PORTLAND, Maine — Zanetta Smith has faced her share of adversity. A 50-year-old woman from Portland, Smith has been fighting chronic obstructive pulmonary disease (COPD) for the past 15 years. Now, she is hoping to obtain a life-saving lung transplant.
Smith's health is not the only obstacle she's faced over the years.
"I was living in an apartment, then I became homeless for six years, living out of my car with my dogs," Smith said.
In 2007, she was diagnosed with Stage 3 COPD—a disease that makes it difficult to breathe. In 2011, her doctor told her she had to stop working because of it.
"I'm depressed because I'm not able to do the things I use to be able to do," Smith said.
Smith received more upsetting news in 2019. Her COPD progressed to Stage 4 and she had to live off an oxygen tank.
Smith enjoyed working; she would work 40-hour weeks plus overtime. She told NEWS CENTER Maine that she can't wait to go back to work once she receives a lung transplant.
"I was around secondhand smoke growing up as a kid, and whether I smoked or not, my lungs were going to fail," Smith explained.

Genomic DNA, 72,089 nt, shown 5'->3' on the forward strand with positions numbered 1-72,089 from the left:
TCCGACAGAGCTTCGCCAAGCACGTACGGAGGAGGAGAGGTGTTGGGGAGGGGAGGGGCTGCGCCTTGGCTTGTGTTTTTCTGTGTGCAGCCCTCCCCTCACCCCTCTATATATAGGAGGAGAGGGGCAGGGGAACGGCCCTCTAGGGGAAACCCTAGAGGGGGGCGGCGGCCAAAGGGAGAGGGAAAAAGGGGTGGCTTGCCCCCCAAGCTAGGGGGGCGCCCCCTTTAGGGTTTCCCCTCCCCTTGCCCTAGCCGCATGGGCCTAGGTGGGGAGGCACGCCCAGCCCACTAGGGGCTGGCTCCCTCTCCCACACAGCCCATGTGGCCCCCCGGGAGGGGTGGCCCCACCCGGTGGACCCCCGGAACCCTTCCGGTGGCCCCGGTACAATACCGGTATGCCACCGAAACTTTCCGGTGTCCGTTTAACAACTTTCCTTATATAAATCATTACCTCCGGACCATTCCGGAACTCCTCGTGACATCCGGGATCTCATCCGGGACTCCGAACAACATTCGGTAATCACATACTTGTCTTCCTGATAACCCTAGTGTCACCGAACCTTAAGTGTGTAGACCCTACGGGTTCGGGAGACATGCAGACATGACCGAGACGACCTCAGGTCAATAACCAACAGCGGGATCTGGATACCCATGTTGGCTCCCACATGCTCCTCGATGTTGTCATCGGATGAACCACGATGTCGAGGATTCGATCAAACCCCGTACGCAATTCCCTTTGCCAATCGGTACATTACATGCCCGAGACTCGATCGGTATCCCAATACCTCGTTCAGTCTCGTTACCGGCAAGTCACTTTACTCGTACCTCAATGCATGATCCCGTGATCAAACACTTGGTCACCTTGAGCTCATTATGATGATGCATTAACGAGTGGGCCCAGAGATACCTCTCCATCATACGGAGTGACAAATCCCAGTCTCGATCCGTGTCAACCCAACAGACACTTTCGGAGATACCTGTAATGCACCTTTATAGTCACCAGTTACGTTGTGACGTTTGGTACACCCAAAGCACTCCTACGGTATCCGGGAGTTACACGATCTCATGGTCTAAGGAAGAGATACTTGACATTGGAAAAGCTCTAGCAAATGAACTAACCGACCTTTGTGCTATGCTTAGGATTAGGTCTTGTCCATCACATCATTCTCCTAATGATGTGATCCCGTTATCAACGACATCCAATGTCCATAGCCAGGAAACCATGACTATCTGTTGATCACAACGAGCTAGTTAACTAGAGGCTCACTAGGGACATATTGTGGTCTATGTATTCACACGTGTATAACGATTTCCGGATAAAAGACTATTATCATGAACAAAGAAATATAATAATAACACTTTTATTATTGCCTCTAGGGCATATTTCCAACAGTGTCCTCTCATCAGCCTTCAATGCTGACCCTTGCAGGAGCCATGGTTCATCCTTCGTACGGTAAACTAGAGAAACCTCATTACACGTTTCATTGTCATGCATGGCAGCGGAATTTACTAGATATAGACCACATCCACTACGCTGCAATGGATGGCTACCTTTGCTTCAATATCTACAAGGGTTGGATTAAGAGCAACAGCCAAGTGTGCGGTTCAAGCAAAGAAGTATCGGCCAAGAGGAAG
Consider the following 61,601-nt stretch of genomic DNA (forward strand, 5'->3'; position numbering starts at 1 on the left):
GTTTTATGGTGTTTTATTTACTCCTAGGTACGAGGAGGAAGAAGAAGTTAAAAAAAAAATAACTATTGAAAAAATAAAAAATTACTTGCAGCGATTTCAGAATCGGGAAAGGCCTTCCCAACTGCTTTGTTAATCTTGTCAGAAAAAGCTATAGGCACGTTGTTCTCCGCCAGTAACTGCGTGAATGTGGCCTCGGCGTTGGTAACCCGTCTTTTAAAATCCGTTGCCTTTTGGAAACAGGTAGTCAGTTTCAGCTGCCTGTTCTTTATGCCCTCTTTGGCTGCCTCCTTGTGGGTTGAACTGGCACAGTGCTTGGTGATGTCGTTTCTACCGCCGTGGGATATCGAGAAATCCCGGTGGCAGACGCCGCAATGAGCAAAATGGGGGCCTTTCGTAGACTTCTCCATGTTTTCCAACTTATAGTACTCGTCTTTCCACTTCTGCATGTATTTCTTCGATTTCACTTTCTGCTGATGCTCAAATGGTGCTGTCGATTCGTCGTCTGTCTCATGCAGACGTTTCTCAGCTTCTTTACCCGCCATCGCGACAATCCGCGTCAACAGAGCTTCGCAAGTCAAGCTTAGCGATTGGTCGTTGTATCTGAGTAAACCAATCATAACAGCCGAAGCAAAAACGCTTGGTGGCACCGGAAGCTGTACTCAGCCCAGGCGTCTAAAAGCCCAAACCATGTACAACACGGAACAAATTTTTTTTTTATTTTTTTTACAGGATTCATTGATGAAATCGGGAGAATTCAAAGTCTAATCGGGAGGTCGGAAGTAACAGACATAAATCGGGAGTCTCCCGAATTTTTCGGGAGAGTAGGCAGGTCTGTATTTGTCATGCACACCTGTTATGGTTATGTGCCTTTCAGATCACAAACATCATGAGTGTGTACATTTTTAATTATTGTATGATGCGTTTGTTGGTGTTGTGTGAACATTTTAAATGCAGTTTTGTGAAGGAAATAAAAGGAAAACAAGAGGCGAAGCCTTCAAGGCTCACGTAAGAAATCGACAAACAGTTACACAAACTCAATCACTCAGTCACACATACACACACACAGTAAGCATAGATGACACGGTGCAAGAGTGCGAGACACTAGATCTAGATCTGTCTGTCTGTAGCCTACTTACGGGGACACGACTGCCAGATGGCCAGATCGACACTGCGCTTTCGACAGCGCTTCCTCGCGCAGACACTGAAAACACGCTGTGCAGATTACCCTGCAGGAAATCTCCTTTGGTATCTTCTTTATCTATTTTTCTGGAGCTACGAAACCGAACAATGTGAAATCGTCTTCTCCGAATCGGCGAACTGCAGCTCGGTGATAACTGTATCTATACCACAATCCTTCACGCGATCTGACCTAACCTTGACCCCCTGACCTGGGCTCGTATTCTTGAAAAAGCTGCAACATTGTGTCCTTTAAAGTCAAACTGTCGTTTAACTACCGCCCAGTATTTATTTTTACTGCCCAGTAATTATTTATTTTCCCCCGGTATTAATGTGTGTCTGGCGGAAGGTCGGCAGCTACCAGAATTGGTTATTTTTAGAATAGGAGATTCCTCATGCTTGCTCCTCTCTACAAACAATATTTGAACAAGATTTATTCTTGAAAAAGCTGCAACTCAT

After years of traveling back and forth to Massachusetts General Hospital in Boston, doctors told her a lung transplant is the only way to save her life.
She would have to stay in Boston for three months after receiving a transplant to recover—a cost of around 10 thousand dollars that insurance won't cover.
"I have a difficult time asking people for money," Smith said.
That's where her health home coordinator with Spurwink, Celia Wright, stepped up. Wright asked people for help on Facebook to fix Smith's car so she can keep going to Boston, and keep that hope of getting a new lung alive.
"Facebook is a wonderful tool under the right page to reach the right people and I think there are a lot of people out there that are definitely willing to help," Wright said.
Now, Smith is hoping for good news—that there's a lung for her. She's set to get on the transplant list in February.
Massachusetts General Hospital told Smith the earliest she could get a transplant is six months from then, but it could take longer.
For Smith, it's urgent. She's fighting the same disease that killed her mother in 2017.
"People ask me if I'm anxious about it and I'm just so excited, I can't wait," Smith said.
The National Foundation for Transplants is holding a fundraiser to help with Smith's medical costs for a transplant. Click here for more information.
More NEWS CENTER Maine stories